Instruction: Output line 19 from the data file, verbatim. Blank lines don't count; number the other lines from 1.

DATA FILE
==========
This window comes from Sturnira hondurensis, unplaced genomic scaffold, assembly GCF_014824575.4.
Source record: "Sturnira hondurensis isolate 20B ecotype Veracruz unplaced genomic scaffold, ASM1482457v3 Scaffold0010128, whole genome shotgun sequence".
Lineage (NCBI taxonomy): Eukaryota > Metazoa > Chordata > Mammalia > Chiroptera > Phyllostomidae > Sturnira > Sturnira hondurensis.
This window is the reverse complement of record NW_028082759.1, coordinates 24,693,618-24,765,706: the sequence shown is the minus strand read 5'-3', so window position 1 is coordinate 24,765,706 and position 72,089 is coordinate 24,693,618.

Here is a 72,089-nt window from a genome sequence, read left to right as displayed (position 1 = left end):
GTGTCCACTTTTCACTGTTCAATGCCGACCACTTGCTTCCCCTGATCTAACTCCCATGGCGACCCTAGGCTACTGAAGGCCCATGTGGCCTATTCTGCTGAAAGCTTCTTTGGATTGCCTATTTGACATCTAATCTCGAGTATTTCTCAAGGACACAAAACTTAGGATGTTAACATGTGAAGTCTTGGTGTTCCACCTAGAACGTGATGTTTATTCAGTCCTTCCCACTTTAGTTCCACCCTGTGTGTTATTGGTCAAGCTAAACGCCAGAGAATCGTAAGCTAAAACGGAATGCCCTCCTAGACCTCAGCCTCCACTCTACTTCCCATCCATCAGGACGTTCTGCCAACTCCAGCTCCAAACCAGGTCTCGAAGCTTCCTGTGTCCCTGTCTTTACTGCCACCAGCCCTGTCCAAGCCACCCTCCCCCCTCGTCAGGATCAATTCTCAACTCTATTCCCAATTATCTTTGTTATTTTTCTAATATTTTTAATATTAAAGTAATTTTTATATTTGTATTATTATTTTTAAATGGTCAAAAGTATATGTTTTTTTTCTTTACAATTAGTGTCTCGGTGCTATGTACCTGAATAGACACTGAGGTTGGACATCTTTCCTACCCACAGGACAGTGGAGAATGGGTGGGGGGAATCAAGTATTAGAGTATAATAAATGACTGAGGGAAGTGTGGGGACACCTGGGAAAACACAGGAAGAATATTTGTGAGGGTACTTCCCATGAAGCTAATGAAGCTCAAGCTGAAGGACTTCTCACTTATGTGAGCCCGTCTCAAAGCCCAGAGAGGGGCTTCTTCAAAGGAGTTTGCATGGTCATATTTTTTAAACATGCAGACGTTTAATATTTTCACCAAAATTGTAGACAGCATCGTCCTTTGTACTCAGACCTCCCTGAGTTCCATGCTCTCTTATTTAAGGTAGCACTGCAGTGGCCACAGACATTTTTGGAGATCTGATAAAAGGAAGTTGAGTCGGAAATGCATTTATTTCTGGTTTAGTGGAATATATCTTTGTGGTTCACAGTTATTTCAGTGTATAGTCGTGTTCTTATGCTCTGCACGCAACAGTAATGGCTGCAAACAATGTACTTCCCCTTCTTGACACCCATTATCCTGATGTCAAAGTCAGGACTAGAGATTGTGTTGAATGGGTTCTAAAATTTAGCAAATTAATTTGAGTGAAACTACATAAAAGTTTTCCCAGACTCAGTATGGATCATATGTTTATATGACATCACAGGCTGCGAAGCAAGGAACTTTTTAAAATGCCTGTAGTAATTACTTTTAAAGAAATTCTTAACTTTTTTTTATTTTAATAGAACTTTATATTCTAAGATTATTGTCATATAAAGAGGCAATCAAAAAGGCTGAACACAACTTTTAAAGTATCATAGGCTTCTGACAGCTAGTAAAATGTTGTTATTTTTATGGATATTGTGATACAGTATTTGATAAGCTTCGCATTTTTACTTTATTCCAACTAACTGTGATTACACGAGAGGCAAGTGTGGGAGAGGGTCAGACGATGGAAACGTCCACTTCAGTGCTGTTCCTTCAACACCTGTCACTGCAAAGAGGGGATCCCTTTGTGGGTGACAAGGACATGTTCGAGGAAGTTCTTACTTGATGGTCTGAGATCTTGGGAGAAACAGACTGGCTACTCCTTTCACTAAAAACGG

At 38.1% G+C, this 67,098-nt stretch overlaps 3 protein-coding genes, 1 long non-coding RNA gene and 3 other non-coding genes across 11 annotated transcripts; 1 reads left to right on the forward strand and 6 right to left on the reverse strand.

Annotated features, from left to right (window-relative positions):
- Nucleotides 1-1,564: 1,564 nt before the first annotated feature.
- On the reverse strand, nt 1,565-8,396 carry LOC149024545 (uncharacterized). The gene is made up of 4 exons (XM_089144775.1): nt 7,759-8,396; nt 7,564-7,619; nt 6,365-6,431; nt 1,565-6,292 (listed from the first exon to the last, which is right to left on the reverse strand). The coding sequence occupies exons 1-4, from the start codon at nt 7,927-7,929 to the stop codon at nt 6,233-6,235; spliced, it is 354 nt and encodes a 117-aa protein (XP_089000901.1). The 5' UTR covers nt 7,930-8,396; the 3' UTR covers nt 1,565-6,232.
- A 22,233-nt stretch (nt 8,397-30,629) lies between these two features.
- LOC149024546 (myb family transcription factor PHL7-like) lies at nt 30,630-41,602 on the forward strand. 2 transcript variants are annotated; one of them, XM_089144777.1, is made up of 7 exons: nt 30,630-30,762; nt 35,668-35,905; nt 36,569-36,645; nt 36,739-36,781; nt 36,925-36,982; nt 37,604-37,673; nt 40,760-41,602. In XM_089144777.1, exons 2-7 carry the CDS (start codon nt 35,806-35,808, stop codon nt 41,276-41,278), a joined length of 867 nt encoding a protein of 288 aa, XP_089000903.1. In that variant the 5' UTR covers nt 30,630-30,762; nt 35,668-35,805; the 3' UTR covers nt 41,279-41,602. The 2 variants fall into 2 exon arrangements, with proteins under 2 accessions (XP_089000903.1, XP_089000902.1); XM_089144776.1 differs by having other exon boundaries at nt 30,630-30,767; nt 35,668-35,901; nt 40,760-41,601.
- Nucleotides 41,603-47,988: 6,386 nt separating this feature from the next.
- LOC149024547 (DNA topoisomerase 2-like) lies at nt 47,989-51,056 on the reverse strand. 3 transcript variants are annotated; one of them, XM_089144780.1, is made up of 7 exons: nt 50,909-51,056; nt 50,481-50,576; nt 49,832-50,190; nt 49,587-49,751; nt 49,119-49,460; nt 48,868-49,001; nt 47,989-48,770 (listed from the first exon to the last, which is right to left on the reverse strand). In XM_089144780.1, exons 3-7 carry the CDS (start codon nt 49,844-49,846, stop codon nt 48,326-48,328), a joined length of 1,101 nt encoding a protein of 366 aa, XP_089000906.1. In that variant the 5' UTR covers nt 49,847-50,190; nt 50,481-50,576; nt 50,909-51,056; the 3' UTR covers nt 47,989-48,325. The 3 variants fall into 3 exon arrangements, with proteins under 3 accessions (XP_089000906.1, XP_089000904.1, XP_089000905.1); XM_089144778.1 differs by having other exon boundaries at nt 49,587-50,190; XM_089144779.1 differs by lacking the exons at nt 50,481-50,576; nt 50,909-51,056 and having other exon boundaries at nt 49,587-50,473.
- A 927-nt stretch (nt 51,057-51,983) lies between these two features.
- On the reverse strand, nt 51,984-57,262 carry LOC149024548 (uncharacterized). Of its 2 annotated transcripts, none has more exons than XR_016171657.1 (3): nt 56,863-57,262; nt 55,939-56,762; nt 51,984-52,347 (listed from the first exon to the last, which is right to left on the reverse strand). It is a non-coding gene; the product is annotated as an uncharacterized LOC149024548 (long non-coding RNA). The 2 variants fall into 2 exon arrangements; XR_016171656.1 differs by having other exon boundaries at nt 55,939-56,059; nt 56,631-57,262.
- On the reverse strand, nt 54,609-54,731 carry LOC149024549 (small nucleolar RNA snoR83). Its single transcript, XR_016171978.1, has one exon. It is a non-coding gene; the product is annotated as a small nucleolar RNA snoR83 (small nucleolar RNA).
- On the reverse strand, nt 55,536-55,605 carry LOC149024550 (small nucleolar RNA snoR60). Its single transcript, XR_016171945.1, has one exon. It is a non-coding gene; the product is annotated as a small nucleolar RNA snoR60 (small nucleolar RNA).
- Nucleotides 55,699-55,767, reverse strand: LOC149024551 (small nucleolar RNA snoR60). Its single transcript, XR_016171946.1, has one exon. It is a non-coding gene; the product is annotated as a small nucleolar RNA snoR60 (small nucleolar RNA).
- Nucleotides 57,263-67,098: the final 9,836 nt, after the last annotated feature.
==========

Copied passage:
- Nucleotides 55,699-55,767, reverse strand: LOC149024551 (small nucleolar RNA snoR60). Its single transcript, XR_016171946.1, has one exon. It is a non-coding gene; the product is annotated as a small nucleolar RNA snoR60 (small nucleolar RNA).